A six-speed manual gearbox is standard with the A 180, A 200, the 1.5-litre A 180 CDI and the A 200 CDI, while the A 250, the 1.8-litre A 180 CDI and the A 220 CDI have the 7G-DCT transmission. This is an option with the A 180, A 200 and A 200 CDI. Fuel consumption has been reduced by up to 35 per cent compared with the preceding models, despite considerable power increases.
The petrol engines are all-aluminium M 270 turbo-charged direct-injection 16-valve four-cylinder units. They are extremely versatile engines which are already being phased into larger Mercedes-Benz models to help bring down fuel consumption and emissions. They employ technology first introduced in 2010 with the ultra-modern BlueDIRECT V6 and V8 engines for the S-Class. The combustion process is based on third-generation Mercedes-Benz direct- injection technology with highly precise, multiple piezo-injections.
With the exception of the new 1.5-litre engine, now in its sixth generation and specially adapted by Mercedes-Benz for use in the A-Class, the diesel engines are developments of the OM 651 fourth-generation 2.2-litre four-cylinder unit premiered in 2008. Since then the OM 651 has been setting standards for performance, torque, economy, emissions and smooth running. It is in more widespread use than any other Mercedes-Benz diesel engine.
The instantaneous response of the engines and the slick operation of the six-speed manual and triple-mode (Economy, Sport and Manual) 7G-DCT transmissions in the new A-Class is complemented by the agile chassis, which features a four-link rear axle, electro-mechanical power steering, powerful all-round disc brakes and advanced driver assistance functions such as specially tuned ESP® Electronic Stability Control.
There are three different suspension tunings, with a comfort set-up for standard, SE and Sport models, a sportier 15 mm lower arrangement for AMG Sport variants and the ultimate AMG-tuned system in the A 250 BlueEFFICIENCY Engineered by AMG.
All benefit from the more dynamic new proportions and lower centre of gravity of the latest Mercedes-Benz A-Class. During development, the engineers made intensive use of the driving simulators at the Mercedes-Benz development centre in Sindelfingen to create a digital profile of the driving dynamics of the new A-Class. This enabled them to achieve the right balance of agility, nimbleness, stability and comfort required for each version before a single prototype had been built.
In keeping with every new model introduction from Mercedes-Benz, the latest A-Class extends the protection afforded by advanced safety technology to as many people as possible by offering features that are the preserve of only the most expensive cars from some brands.
In the A-Class, this starts with an extremely robust body shell incorporating extensive areas of high-strength and ultra-high-strength steels for rigidity with lightness, and includes the innovative radar-based accident warning system, Collision Prevention Assist, which is fitted as standard. This gives visual and audible warnings to alert a distracted driver to the possibility of a nose-to-tail collision, and prepares the standard Adaptive Brake Assist feature for the most effective braking response as soon as the driver hits the brake pedal.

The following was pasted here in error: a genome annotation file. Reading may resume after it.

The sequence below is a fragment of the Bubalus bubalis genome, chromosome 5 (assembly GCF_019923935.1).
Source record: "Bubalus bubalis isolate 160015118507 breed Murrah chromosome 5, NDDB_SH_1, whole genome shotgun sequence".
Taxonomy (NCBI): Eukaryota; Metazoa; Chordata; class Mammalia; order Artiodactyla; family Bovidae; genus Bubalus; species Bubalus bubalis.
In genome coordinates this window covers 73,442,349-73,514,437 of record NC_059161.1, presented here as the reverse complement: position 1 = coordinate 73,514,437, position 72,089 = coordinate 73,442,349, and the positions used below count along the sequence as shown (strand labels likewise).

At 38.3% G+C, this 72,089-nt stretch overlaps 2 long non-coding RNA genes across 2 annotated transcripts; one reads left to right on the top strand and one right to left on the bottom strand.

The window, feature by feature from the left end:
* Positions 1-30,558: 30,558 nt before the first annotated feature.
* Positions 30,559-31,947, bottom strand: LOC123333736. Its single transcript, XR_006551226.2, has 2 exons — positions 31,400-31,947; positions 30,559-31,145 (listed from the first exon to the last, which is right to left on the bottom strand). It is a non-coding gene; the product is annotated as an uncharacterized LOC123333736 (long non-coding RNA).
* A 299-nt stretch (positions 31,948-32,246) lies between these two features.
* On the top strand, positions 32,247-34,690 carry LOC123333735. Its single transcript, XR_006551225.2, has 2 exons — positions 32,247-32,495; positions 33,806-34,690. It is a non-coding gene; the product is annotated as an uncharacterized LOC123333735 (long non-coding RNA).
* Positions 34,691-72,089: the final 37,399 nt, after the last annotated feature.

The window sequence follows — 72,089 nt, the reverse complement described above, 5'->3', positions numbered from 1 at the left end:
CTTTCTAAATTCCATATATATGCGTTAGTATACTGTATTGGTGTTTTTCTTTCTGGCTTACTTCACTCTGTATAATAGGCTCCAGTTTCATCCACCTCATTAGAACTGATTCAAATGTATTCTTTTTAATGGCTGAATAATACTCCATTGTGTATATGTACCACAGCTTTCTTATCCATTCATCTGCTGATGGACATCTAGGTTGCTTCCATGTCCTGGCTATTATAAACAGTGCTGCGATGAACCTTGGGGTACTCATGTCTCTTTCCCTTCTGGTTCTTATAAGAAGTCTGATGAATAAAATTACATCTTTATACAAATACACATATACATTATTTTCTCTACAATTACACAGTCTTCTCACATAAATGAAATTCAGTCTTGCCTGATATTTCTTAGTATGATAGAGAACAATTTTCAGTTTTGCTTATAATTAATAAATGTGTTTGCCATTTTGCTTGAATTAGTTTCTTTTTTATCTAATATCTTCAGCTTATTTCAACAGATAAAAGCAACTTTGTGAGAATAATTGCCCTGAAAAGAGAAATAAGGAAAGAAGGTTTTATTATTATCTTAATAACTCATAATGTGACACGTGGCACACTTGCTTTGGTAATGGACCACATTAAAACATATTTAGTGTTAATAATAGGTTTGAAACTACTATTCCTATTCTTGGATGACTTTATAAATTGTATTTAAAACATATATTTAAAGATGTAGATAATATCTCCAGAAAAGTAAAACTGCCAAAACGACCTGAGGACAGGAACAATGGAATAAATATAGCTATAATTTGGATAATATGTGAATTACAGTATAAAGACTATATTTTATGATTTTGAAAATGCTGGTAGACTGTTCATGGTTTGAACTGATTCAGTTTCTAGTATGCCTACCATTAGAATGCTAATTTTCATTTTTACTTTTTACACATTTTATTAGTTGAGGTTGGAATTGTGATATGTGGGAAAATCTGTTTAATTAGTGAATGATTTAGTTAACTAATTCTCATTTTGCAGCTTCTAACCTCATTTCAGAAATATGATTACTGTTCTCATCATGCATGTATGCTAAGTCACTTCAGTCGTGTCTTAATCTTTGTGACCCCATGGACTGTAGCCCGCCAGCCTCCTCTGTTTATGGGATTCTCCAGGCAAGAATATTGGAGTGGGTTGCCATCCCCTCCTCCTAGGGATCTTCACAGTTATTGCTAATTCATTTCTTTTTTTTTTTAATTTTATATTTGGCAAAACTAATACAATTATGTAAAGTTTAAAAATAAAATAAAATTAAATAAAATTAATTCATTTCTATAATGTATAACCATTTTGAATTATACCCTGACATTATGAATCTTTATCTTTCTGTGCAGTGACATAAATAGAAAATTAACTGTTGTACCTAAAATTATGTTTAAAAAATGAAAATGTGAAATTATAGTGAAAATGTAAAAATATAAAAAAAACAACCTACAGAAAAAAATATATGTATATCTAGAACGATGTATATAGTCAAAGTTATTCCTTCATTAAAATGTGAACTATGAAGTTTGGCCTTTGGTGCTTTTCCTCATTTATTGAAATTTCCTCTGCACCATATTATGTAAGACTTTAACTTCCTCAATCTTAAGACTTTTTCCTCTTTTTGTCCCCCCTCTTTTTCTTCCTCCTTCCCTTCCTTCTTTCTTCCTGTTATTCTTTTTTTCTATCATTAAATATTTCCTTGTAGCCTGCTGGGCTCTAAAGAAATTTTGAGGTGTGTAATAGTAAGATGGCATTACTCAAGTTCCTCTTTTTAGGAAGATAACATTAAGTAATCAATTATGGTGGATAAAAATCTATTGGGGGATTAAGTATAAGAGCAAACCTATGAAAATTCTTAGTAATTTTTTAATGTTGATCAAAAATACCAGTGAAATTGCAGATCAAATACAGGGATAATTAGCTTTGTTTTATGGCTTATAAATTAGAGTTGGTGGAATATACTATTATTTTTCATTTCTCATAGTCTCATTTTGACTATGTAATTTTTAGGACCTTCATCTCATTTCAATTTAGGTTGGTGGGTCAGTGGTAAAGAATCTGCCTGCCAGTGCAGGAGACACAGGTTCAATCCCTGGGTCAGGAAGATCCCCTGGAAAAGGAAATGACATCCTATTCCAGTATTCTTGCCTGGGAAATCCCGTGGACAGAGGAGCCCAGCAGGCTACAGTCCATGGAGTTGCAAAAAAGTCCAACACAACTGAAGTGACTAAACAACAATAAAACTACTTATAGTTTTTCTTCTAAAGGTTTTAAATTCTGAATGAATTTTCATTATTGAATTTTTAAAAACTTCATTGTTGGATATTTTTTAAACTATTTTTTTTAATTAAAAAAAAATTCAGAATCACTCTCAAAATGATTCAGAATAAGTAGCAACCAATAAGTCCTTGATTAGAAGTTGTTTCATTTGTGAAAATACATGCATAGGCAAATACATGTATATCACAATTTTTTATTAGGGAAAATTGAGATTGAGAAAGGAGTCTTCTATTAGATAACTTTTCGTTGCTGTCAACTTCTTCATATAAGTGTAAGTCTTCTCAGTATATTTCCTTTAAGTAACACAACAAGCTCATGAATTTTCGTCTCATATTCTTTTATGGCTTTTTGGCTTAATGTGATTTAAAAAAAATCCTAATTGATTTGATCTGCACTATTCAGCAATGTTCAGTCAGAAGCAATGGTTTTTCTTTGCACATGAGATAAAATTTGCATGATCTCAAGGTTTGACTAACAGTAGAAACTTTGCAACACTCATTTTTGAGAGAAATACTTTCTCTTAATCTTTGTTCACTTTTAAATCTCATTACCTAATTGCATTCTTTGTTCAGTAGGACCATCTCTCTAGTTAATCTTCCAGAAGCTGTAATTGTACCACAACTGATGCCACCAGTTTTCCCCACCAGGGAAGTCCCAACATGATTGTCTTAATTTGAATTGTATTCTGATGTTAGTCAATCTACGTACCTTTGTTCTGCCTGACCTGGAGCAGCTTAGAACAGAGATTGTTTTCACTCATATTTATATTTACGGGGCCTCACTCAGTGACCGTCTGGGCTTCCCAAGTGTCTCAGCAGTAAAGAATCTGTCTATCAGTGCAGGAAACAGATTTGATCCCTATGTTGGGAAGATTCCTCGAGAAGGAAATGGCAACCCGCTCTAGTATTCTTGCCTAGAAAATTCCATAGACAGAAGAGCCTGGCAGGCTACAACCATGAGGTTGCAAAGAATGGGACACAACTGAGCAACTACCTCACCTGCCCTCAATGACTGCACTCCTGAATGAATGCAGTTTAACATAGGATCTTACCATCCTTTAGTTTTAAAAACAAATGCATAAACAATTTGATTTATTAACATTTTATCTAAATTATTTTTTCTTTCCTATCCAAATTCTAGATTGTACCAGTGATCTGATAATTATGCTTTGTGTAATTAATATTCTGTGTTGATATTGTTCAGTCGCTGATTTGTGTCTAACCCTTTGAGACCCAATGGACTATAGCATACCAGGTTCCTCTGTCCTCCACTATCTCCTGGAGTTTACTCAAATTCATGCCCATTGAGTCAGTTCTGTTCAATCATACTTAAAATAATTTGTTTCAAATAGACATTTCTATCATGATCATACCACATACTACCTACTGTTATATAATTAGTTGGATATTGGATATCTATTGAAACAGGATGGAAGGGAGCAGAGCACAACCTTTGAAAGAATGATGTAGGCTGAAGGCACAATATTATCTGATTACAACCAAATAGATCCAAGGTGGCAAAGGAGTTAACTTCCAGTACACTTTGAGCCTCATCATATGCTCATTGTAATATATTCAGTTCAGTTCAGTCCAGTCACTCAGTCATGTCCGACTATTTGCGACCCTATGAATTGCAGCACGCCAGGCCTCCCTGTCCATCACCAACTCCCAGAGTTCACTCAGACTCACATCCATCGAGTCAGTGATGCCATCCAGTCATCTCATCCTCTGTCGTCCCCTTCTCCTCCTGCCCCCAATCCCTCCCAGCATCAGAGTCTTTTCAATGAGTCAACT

The Attention Assist feature to recognise and alert a drowsy driver is also standard, along with Adaptive Brake Assist incorporating Hold and, on manual models, Hill-Start Assist. This primes the brakes for maximum stopping effect in a possible emergency, adds to convenience by holding a stationary car without the driver having to keep a foot on the brake pedal and prevents the car from rolling backwards when setting off on uphill gradients. Seven airbags, including a driver's knee airbag, and an Active Bonnet to provide additional pedestrian protection are also fitted to every Mercedes-Benz A-Class as standard.
Available features include Lane-Keeping Assist and Blind Spot Assist, Speed Limit Assist, Active Park Assist with Parktronic, Distronic Plus autonomous acceleration and braking to maintain a gap to the car ahead, the Mercedes-Benz Intelligent Light system and the anticipatory Pre-Safe® occupant protection feature.
The new A-Class is optionally available with COMAND Online in-car internet services, and in 2013 it will be offered with seamless integration of the Apple iPhone® in conjunction with a revolutionary new user interface design. Highlights include advanced navigation software from Garmin, with internet-based real-time traffic information, online destination searches and 3-D map display.
COMAND Online provides internet access via a web-enabled mobile phone, plus various Mercedes-Benz services on the move. These include weather information, news, and a special destination search via Google, as well as the option of downloading a route previously configured on a PC using Google Maps.
Mercedes-Benz has taken a dramatically different approach to the design of the new A-Class. Where the previous two models were essentially pragmatic - ingeniously packaging the space of a large saloon into a car with the footprint of a city runabout - the new A-Class adds rewarding elements of dynamism and excitement to elevate it above its compact front-wheel-drive five-door hatchback rivals.
Radical, progressive and emotive, it brings the sculpted look and feel of the latest Mercedes-Benz design idiom to the compact car class.
The key dimensions are in themselves enough to show just how much the A-Class has changed. At 4,292 mm long, 1,780 mm wide and 1,433 mm tall, it is 409 mm longer, 16 mm wider and almost 180 mm lower than the model it replaces.
Its radical form language was first seen in the Concept A-Class at the Shanghai Auto Show of 2011. That highly acclaimed design has now been transferred to the production model - a huge challenge in a car of compact dimensions, which had to match its rakish and exciting appearance with a usable and practical five-seater interior.